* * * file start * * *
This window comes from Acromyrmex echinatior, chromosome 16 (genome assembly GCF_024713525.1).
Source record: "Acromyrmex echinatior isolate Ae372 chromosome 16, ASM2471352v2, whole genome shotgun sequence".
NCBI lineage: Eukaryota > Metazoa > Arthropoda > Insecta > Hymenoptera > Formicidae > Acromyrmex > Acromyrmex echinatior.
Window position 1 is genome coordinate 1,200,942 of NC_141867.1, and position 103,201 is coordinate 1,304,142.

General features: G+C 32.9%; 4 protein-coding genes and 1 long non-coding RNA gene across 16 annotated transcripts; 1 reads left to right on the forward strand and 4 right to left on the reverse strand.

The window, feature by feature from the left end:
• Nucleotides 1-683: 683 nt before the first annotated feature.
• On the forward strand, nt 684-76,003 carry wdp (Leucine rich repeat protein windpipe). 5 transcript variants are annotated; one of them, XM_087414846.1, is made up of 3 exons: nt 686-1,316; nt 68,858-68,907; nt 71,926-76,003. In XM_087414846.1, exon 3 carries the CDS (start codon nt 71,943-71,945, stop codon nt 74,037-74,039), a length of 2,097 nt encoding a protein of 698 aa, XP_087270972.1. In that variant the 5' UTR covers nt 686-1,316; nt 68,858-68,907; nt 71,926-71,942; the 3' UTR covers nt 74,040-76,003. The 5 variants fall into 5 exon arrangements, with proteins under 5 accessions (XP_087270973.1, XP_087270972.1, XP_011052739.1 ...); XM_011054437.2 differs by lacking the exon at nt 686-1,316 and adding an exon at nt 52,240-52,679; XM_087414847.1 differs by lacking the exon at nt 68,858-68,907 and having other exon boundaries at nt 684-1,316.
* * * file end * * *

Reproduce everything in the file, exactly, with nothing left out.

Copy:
This window comes from Acromyrmex echinatior, chromosome 16 (genome assembly GCF_024713525.1).
Source record: "Acromyrmex echinatior isolate Ae372 chromosome 16, ASM2471352v2, whole genome shotgun sequence".
NCBI lineage: Eukaryota > Metazoa > Arthropoda > Insecta > Hymenoptera > Formicidae > Acromyrmex > Acromyrmex echinatior.
Window position 1 is genome coordinate 1,200,942 of NC_141867.1, and position 103,201 is coordinate 1,304,142.

General features: G+C 32.9%; 4 protein-coding genes and 1 long non-coding RNA gene across 16 annotated transcripts; 1 reads left to right on the forward strand and 4 right to left on the reverse strand.

The window, feature by feature from the left end:
• Nucleotides 1-683: 683 nt before the first annotated feature.
• On the forward strand, nt 684-76,003 carry wdp (Leucine rich repeat protein windpipe). 5 transcript variants are annotated; one of them, XM_087414846.1, is made up of 3 exons: nt 686-1,316; nt 68,858-68,907; nt 71,926-76,003. In XM_087414846.1, exon 3 carries the CDS (start codon nt 71,943-71,945, stop codon nt 74,037-74,039), a length of 2,097 nt encoding a protein of 698 aa, XP_087270972.1. In that variant the 5' UTR covers nt 686-1,316; nt 68,858-68,907; nt 71,926-71,942; the 3' UTR covers nt 74,040-76,003. The 5 variants fall into 5 exon arrangements, with proteins under 5 accessions (XP_087270973.1, XP_087270972.1, XP_011052739.1 ...); XM_011054437.2 differs by lacking the exon at nt 686-1,316 and adding an exon at nt 52,240-52,679; XM_087414847.1 differs by lacking the exon at nt 68,858-68,907 and having other exon boundaries at nt 684-1,316.